Orders for factory goods fell in January, as demand items including machinery to aircrafts fell. The 4 percent decline marks the largest drop since January 2009, ending two consecutive months of increases and suggesting the U.S. economy may not be quite as robust as many experts believe.
Businesses ordered $206.1 billion new factory goods, an $8.6 billion decline, the Commerce Department reported Tuesday, exceeding economists' forecasts of a 1 percent decline, following a revised 3.2 percent increase in December.
Non-defense capital goods, considered an indicator of future business growth, fell 4.5 percent.
The overall results were brought down by a 19 percent fall in civilian aircraft orders, part of an overall 6.1 percent fall in transportation orders. Boeing, the world's largest aircraft maker, saw orders drop to 150 from 287 in December.
Excluding transportation, orders fell 3.2 percent, falling well short of economists' expectations of no change in December's figures. Machinery orders declined 10.4 percent, the steepest drop since January 2009, when the economy was in the throes of a recession.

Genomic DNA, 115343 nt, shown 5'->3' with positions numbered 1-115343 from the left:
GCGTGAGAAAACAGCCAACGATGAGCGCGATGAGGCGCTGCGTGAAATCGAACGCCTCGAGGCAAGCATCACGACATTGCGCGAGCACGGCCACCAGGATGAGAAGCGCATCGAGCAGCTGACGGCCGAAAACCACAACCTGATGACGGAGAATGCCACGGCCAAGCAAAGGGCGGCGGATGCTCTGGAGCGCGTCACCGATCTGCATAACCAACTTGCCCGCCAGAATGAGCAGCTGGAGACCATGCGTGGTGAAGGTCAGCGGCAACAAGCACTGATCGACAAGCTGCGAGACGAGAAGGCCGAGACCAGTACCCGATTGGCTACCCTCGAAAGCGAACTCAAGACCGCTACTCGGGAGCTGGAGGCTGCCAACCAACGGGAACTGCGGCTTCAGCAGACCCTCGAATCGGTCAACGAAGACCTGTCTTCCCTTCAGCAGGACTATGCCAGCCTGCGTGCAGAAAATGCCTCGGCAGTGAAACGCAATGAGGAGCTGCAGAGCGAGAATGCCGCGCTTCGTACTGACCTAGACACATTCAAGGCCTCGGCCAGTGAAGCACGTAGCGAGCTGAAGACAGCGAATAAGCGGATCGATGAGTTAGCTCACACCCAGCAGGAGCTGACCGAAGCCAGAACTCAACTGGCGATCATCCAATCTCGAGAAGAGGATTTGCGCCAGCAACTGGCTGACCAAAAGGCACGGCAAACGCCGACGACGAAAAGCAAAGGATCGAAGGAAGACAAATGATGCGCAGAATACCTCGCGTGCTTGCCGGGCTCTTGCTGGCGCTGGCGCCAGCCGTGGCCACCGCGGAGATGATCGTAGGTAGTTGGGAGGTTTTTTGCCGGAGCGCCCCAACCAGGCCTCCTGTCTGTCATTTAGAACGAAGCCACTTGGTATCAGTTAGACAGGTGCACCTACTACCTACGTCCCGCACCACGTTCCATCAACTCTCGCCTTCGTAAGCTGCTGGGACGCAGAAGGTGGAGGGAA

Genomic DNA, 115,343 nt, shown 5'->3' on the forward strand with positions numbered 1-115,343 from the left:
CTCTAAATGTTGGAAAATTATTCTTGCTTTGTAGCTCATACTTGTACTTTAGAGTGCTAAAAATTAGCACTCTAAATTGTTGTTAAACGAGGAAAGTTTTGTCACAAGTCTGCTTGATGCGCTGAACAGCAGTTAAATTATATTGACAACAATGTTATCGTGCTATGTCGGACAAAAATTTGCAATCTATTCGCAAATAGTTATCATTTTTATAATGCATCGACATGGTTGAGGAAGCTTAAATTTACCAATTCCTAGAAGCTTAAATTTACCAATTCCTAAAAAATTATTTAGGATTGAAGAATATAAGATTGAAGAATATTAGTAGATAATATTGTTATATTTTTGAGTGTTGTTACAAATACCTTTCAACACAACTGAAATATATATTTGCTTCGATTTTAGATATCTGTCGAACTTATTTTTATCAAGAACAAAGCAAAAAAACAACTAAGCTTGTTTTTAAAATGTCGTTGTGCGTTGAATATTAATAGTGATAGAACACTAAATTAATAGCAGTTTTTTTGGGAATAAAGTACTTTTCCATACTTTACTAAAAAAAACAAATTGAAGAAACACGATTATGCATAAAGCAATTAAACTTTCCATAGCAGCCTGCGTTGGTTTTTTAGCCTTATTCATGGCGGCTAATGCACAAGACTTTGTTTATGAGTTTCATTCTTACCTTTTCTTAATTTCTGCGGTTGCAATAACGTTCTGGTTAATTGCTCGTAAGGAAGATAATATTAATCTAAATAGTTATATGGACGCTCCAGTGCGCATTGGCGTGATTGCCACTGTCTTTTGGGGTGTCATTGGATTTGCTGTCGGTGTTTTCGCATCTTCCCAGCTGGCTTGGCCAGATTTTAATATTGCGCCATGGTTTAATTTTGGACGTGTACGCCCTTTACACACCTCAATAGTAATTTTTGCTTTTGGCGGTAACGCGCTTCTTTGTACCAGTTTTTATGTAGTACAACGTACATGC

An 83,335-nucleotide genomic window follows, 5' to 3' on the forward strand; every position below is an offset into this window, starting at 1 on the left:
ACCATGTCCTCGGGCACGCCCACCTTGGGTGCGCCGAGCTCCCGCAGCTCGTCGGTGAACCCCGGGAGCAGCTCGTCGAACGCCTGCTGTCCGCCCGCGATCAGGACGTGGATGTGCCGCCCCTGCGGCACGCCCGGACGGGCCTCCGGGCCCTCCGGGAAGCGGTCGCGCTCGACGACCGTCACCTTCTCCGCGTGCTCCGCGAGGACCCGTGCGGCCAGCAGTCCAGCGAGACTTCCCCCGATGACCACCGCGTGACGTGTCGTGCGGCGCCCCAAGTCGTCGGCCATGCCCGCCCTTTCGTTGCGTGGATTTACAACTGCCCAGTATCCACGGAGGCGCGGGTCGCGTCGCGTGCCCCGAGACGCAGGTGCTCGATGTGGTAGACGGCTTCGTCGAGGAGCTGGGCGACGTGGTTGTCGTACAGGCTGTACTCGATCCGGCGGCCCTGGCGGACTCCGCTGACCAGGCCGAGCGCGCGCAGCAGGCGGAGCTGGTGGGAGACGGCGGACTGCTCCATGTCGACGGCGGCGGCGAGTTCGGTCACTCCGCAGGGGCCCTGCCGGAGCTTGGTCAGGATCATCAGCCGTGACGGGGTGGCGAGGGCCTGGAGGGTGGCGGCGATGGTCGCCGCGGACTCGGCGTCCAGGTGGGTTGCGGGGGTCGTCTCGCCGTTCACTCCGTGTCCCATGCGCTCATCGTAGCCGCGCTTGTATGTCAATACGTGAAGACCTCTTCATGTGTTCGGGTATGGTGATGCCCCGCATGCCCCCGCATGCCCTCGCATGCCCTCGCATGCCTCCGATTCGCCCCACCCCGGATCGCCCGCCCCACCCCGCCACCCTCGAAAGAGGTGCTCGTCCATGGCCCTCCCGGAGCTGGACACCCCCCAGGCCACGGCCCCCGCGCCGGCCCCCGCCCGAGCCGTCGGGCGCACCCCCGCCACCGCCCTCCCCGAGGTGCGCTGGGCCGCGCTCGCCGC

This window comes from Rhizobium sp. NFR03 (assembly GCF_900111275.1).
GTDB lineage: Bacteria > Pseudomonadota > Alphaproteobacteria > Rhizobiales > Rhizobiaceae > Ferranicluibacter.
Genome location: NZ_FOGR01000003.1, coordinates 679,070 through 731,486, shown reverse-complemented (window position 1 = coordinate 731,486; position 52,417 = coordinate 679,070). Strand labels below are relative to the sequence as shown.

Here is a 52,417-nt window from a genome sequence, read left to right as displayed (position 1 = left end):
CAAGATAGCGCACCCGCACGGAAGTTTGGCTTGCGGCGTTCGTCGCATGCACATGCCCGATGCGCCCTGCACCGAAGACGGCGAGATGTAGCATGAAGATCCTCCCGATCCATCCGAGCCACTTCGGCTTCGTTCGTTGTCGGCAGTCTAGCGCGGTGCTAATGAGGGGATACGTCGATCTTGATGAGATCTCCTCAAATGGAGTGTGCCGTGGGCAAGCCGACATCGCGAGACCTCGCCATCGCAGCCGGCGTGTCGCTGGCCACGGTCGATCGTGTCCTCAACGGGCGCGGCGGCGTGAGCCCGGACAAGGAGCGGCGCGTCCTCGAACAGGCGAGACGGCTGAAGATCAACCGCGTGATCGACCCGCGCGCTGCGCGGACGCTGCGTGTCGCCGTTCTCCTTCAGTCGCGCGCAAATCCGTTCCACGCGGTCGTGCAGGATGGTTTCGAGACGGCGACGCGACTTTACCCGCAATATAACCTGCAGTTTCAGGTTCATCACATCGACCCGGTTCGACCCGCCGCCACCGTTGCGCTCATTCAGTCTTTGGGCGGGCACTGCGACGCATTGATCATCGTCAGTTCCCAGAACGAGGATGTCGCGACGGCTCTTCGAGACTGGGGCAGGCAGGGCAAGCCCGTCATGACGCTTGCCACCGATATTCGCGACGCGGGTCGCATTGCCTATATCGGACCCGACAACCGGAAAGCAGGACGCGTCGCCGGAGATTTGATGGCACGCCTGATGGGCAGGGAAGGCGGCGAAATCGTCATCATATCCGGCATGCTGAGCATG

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Non-defense goods orders excluding aircraft fell 3.1 percent, the biggest drop since April 2009.
Durable goods include a range of products meant to last at least three years.
In recent months, the major wild card in new orders has been fluctuations in motor vehicles and aircraft, Steven Wood, president of Insight Economics LLC in Danville, Calif., told Bloomberg before the figures were released. Hard-good orders have been climbing, albeit irregularly, for the past two years but remain well below their pre-recession peak.
The decline may have been driven by the expiration at the end of December 2011 of a tax incentive that allowed the full depreciation of equipment purchases, slowing down investment in January, Benjamin Reitzes of BMO Capital Markets told Bloomberg.